Padilla said the measure, which is backed by agricultural interests, had exceeded the 365,800 valid signatures it needed to qualify for the general election ballot.

The bond measure will appear on the ballot unless proponents withdraw it by June 28, the release said.

(John Gibbins / San Diego Union-Tribune)

A mother of two turned ringleader of “the resistance” and more than a hundred of her faithful followers gathered on Tuesday morning outside Rep. Darrell Issa’s office in a northern San Diego County suburb. Across the street was her foil, a wedding DJ in a red “Make American Great Again” cap, setting up hefty speakers for an upcoming war of words.

For about 65 weeks the deep divide in America played out along this 100-yard stretch of road in Vista. Here, at 10 a.m. every Tuesday, passersby found signs, chants, songs and, if they were lucky, sometimes a 20-foot-tall inflatable chicken with a Trump-esque coif.

They’d also glimpse the state of the body politic in 2018, a time when shock has turned to anger and post-2016 calls for reconciliation have morphed into grudging acceptance that each side might be better off in their respective corners. Or in this case, their sides of the street.

Jane Un, chief executive and founder of Abba Bail Bonds, works with a client.
Jane Un, chief executive and founder of Abba Bail Bonds, works with a client. (Irfan Khan / Los Angeles Times)

In recent years, the seriousness and number of official complaints related to the bail industry in California have significantly increased while bail agents and bounty hunters face limited oversight, putting vulnerable communities at risk of fraud, embezzlement and other forms of victimization.

This year, as Gov. Jerry Brown has pledged to work with lawmakers in a push to overhaul how courts assign defendants bail and to better regulate bail agencies, even some who profit from the court practice admit it’s time for regulation. These bail and bail-recovery agents could become unlikely allies, saying they advocate for change because they’ve seen the system abuse the poor.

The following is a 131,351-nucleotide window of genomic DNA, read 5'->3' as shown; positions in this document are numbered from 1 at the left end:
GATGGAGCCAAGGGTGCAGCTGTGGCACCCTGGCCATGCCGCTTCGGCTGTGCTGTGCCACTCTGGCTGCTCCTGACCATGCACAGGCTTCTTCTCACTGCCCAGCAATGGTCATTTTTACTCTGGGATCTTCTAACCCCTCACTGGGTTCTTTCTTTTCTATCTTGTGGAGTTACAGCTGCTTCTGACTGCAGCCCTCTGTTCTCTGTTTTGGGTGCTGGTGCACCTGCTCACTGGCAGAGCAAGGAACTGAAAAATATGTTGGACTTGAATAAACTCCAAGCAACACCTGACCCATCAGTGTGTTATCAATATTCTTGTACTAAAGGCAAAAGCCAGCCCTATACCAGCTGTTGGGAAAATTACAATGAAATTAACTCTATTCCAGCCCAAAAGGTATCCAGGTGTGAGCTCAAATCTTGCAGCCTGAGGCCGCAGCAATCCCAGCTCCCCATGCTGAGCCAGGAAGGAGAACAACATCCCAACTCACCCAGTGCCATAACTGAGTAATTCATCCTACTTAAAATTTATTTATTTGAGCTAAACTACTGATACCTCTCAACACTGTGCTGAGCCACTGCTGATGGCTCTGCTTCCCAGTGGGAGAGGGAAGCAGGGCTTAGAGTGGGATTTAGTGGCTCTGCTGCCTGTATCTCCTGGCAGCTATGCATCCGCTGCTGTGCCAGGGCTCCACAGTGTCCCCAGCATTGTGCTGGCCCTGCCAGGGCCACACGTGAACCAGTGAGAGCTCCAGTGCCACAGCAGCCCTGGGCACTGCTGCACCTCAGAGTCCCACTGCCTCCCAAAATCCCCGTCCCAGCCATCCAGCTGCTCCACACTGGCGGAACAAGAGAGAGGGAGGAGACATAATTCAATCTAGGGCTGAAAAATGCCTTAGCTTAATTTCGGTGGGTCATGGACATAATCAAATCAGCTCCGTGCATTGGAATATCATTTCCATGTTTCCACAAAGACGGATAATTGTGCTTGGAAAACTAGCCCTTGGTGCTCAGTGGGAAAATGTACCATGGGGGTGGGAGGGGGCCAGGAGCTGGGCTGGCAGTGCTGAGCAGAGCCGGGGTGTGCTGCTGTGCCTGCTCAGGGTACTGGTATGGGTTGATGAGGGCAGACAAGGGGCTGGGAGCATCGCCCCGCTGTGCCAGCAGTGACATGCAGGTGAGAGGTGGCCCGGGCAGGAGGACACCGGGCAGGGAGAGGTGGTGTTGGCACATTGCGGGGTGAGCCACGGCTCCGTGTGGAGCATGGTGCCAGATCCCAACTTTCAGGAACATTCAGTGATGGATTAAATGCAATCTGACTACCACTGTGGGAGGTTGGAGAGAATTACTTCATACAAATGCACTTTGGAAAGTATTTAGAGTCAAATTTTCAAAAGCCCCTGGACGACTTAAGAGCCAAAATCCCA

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  • Governor's race
  • 2018 election
  • California Republicans
  • California Democrats

After a sleepy campaign, California voters are now being bombarded with television advertisements in the governor’s race, an onslaught that is expected to ramp up in coming weeks.

The ads most frequently seen on television are those promoting Lt. Gov. Gavin Newsom, the front-runner in the race, and former Los Angeles Mayor Antonio Villaraigosa, who is trying to secure the second spot in the June primary.

Newsom’s campaign and an outside group backing Villaraigosa are spending seven figures weekly on these efforts, according to filings with the California secretary of state’s office and a media buyer who asked not to be identified in order to freely discuss the ads.

  • Ballot measures
  • California Republicans
A Chevron gas station in Sacramento shows prices last year.
A Chevron gas station in Sacramento shows prices last year. (Rich Pedroncelli / Associated Press)

Republican activists said Tuesday that they have collected at least 830,000 signatures for an initiative to repeal recent increases in California’s gas tax and vehicle fees, more than enough to qualify the measure for the November ballot.

The activists need 585,407 signatures of registered voters to qualify the ballot measure.

Because signatures are still being processed and counted by the campaign, backers hope to have 900,000 by the time they begin turning them in to the counties on Friday, according to Carl DeMaio, a former San Diego City Council member and organizer of the drive.